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Old 02-18-2013, 07:47 PM
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Default How to make sandwich thins

Excellent job Joe. Copied to the Tutorial forum for easier reference by all. -doc


Quote:
Originally Posted by thegrindre View Post
Hey, JoeV, what are those? Sandwich thins? They look very good. Is the recipe available?

Thanks,
Yep, those are sandwich thins. Here's what I post on other websites for folks who want to make them. It might be helpful if one of the mods wants to make this info into a sticky for the bread forum. It's all about sharing.

How to make sandwich thins
By Joe Valencic

I've made thins from almost every one of my bread recipes, so feel free to use your favorite recipe. It is critical to use butter, not margarine(margarine is not food), and bread flour, not pastry or all-purpose flour. Bread flour has the protein required for gluten development that equates to good structure for sandwich thins. If you grind your own flour, use hard winter wheat, as it has 11-14% protein. Most bread recipes will make two loaves of bread or 12 sandwich thins and one loaf of bread.

After the first rise of your dough, divide it in half so it's easier to work with. Divide the dough into 2.2 oz. portions, shape or roll them into a ball, then allow to rest under a tea towel for 5-10 minutes. A simple digital scale from Harbor Freight Tools is fine for this process.

After the rest, begin shaping the balls into a disc, about 5" in diameter. I use a small, 8" rolling pin that is used for making roti bread and tortillas. Take your time rolling in two directions so you don't destroy the gluten structure. They will shape out to rounds, and let them rest for about 5 minutes.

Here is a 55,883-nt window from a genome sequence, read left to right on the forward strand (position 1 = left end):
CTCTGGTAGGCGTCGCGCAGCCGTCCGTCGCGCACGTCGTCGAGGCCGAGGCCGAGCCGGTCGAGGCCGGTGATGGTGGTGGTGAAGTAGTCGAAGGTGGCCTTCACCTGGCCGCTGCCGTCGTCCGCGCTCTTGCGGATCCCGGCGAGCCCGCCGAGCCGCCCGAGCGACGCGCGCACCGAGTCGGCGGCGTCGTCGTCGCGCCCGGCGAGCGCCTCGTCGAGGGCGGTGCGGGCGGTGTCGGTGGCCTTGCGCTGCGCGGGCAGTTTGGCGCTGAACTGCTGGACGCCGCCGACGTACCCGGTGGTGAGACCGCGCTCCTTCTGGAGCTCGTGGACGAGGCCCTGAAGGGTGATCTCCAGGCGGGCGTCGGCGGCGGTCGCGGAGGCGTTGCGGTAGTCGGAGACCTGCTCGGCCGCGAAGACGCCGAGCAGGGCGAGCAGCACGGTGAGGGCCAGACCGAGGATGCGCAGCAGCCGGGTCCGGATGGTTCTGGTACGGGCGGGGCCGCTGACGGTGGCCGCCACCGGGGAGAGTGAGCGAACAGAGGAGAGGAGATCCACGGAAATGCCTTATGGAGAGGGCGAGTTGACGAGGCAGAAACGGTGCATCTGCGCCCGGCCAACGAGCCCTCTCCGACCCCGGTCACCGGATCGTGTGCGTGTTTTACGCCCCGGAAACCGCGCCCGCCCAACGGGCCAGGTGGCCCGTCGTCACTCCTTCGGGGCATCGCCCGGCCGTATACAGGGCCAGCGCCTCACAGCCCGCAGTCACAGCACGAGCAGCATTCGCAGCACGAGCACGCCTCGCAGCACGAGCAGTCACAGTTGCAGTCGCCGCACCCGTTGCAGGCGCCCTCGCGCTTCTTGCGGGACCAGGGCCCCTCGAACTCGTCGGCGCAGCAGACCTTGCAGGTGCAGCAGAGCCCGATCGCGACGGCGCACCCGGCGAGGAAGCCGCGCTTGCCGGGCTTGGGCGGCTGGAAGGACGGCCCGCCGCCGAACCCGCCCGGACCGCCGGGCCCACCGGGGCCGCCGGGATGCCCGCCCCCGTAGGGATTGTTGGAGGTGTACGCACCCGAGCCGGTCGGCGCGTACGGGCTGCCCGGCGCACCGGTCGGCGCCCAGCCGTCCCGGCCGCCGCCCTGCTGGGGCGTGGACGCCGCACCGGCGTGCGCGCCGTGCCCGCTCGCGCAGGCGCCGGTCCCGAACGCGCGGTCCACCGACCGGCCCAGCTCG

I roll out all the rounds on my granite island, and while they are resting I prepare a sheet pan with parchment paper, and dust it with corn meal. The next step is to dock the rounds before placing them on the sheet pan. Docking can be done with a docker or with a fork. If the rounds are not docked to allow steam to escape through the holes, the dough will expand under the skin and you will get large air bubbles under the skin. Pizza shops do this to prevent air bubbles under the pizza crust. Here are some dockers to consider, and you don't need to spend a lot of money. This one is plenty good, but I own this one because I could buy it at a local restaurant and I like to buy pro grade equipment with as much bread as I bake (100-150 leaves annually). Here's what they look like docked and then placed on the sheet pan. Roll the docker from the middle out, then in reverse. Don't worry about too many holes, it's tough to do.





Once docked and on the pan, cover with a tea towel and allow to rise for 25 minutes. Preheat the oven to 400F at this point.


After the 25 minute rise brush the rounds with egg wash and sprinkle with oatmeal flakes for whole wheat thins, sesame seeds for Italian and fennel seeds for rye thins (optional).





Pop them in the oven for 13 minutes, or until the tops turn golden brown. Immediately remove from the sheet pan and put on cooling racks to cool. If left in the pan they will overbake and dry out. Get them out ASAP.




Once cooled, you can slice the thins, bag them and put them in the freezer. They will keep just fine in the freezer for 2 weeks, then just 15-17 seconds in the microwave will give you a fresh sandwich thin.






Sorry if I overwhelmed you with detail, but if you follow the plan you will have great, flavorful sandwich thins. They don't really take a lot of time to make, but it takes awhile to explain it. I really need to make a YouTube video of this process, because I get a lot of requests just like yours. Maybe this is the kick in the pants I need to do it. LOL

ENJOY!!
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